With the updated National Curriculum for mathematics in England, three aims were made clear. In brief, all pupils should become fluent in the fundamentals of mathematics, reason mathematically and solve problems by applying their learning. All of these require developing thinking skills. But how do teachers do that with all of the other things that have to be taught?
This article originally appeared in the October 2016 edition of UKEdMagazine
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I have seen The Thinker (Le Penseur) by Auguste Rodin in the gardens of the Musée Rodin in Paris. Just like the figure, we have to give children the time and space to think deeply. One strategy that works well in our school is to start each day with a thinking challenge. The tasks tend to be open-ended questions designed to engage children in thinking for 15 minutes. At the end of the session some of the ideas are shared. This is an opportunity to celebrate diverse thinking and for children to show off creativity in their approach to thinking. It is a great way to start the day, it wakes up brains!
So now you may be thinking what a great idea, but you need some inspiration. Don’t worry! Look at the following examples and use them to start thinking of your own. That’s the great thing about developing thinking tasks, it makes you think too. With a simple metre stick, children can understand and use the language of comparing lengths. I personally love the ‘how many triangles’ type puzzles and the different variations with other 2d shapes. It is a challenge to count all of the differing sized triangles, but then simply asking how do you know makes children think even more deeply. See an example at bit.ly/uked16oct05.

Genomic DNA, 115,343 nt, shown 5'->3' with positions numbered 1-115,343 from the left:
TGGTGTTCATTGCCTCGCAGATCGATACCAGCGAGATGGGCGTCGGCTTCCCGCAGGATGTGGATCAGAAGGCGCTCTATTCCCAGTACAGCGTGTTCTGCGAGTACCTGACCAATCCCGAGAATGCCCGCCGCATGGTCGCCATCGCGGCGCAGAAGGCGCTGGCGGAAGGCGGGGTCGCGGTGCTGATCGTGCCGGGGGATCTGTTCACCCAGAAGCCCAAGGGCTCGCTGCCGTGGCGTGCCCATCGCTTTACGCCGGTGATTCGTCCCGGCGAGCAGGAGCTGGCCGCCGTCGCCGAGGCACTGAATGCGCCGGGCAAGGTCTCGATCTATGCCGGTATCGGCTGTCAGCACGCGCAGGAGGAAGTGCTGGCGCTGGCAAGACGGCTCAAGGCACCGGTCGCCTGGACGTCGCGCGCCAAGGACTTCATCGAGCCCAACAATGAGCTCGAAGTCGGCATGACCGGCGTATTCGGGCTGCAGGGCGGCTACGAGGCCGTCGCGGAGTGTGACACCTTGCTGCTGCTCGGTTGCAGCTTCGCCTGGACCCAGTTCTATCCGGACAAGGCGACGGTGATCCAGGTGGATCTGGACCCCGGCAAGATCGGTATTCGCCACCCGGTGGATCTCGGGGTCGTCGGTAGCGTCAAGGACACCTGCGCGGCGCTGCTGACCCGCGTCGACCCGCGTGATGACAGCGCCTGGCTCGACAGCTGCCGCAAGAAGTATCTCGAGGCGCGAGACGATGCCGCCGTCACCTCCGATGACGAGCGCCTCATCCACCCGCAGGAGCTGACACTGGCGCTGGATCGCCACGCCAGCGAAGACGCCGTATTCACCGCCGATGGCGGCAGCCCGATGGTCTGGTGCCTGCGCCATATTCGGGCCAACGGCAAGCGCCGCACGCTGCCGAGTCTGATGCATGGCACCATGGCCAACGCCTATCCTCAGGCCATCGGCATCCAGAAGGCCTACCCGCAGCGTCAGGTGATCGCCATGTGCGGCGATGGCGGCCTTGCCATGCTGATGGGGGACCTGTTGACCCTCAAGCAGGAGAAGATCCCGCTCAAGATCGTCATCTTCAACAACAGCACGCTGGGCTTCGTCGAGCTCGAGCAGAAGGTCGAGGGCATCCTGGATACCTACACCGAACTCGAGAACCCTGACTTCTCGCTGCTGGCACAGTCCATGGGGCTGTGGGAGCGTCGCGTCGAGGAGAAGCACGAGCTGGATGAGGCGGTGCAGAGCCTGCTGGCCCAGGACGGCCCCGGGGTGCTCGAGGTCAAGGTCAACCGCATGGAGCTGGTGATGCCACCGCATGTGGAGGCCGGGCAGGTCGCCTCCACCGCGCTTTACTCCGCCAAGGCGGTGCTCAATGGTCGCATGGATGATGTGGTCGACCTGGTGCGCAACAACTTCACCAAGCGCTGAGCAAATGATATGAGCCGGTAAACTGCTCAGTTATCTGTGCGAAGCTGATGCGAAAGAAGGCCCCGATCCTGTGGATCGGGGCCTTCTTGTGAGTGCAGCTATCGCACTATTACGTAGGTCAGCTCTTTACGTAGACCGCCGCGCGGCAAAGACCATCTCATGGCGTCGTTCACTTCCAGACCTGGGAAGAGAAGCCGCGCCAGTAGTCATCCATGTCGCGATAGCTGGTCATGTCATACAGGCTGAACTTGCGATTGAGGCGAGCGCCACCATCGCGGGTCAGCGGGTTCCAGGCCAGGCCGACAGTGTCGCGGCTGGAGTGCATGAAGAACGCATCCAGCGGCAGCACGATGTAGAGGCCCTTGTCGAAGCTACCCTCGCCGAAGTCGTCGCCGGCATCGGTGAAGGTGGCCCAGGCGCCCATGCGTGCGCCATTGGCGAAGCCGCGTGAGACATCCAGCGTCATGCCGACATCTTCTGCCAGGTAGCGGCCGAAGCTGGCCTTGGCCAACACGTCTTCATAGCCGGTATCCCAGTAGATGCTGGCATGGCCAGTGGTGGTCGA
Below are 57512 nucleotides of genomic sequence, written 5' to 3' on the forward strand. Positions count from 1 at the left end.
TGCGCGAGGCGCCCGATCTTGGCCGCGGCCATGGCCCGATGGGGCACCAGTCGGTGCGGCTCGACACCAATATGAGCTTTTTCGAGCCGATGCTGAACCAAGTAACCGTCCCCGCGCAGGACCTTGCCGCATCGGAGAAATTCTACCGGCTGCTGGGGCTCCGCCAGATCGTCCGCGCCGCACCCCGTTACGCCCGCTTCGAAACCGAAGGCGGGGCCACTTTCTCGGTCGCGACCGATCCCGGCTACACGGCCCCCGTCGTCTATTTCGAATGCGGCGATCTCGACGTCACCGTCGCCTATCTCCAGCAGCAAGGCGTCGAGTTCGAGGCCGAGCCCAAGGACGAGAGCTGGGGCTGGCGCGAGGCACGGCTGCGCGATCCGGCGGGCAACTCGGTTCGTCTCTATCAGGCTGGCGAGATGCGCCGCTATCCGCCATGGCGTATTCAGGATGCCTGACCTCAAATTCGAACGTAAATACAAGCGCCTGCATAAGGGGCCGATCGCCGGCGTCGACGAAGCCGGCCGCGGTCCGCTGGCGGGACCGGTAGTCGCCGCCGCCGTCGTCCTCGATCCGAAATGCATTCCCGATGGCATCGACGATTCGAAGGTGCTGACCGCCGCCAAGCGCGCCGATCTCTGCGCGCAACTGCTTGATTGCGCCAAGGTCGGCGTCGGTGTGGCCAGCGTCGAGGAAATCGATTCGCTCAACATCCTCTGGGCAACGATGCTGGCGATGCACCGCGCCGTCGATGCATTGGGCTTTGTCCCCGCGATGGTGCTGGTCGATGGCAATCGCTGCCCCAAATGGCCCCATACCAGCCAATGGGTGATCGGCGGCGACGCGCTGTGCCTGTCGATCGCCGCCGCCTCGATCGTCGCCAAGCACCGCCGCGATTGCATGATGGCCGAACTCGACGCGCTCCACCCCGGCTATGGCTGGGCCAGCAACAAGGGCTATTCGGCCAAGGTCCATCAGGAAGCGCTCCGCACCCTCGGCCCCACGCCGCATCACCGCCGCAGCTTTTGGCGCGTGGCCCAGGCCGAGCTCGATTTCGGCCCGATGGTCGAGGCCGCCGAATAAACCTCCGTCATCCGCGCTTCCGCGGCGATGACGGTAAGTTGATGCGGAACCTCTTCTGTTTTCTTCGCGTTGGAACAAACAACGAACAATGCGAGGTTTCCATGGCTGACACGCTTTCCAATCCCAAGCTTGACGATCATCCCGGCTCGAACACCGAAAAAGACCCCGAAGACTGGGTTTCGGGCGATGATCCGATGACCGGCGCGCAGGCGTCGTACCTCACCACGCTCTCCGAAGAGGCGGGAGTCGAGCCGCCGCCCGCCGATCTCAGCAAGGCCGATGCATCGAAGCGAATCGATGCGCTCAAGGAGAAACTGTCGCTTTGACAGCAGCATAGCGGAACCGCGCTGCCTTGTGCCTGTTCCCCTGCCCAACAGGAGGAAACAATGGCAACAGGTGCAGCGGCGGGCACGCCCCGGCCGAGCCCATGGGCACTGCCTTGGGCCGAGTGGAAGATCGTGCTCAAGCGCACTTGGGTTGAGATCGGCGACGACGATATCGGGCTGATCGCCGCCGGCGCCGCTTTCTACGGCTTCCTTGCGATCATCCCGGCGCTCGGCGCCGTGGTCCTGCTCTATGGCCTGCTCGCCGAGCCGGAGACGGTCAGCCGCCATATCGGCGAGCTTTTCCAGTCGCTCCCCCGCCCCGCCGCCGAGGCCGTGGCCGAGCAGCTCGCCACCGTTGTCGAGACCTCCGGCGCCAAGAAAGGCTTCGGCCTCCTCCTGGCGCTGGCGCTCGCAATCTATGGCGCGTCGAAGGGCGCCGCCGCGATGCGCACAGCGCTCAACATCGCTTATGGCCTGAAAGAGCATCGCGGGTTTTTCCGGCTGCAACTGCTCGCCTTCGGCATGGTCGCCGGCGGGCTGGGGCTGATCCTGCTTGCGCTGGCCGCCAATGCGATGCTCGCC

What maths is involved in this ‘think of a number’ challenge (page 10 bottom)? The ability to think of more than one possible answer for a maths puzzle and also thinking backward, doing the reverse. These types of thinking tasks enable children to make links in different areas of mathematics. Matchsticks are a simple tool for thinking puzzles. I often given pairs of children a set of matchsticks so that they must talk to each other and cooperate. It enables children to think out loud.
Place the numbers 1 to 5 in the bottom row of the pyramid. They can be arranged in any order. What arrangement of the numbers in the bottom row gives the largest total in the top brick of the pyramid? Can you find the smallest total? This type of task develops mathematical thinking as well as fluency.
This type of challenge encourages children to think about more than one possibility. Explaining how a solution was found can be a great way of encouraging children to reason.
Another way of developing thinking skills is to provide an answer and children think of calculations with that answer. Using ‘on this day’ type information also widens general knowledge (image. In Bridge Junior School we “think through the curriculum.” This is double-edged. We encourage children to develop their thinking skills in all subjects and in doing so develop our own thinking skills to provide better learning experiences.
Keranjit Kaur @keran77 is a senior leader in a junior school in the East Midlands. With over 10 years of teaching across Key Stage 2 and a MA in Learning and Teaching she is keen to continue learning. She loves being a mathematics subject leader.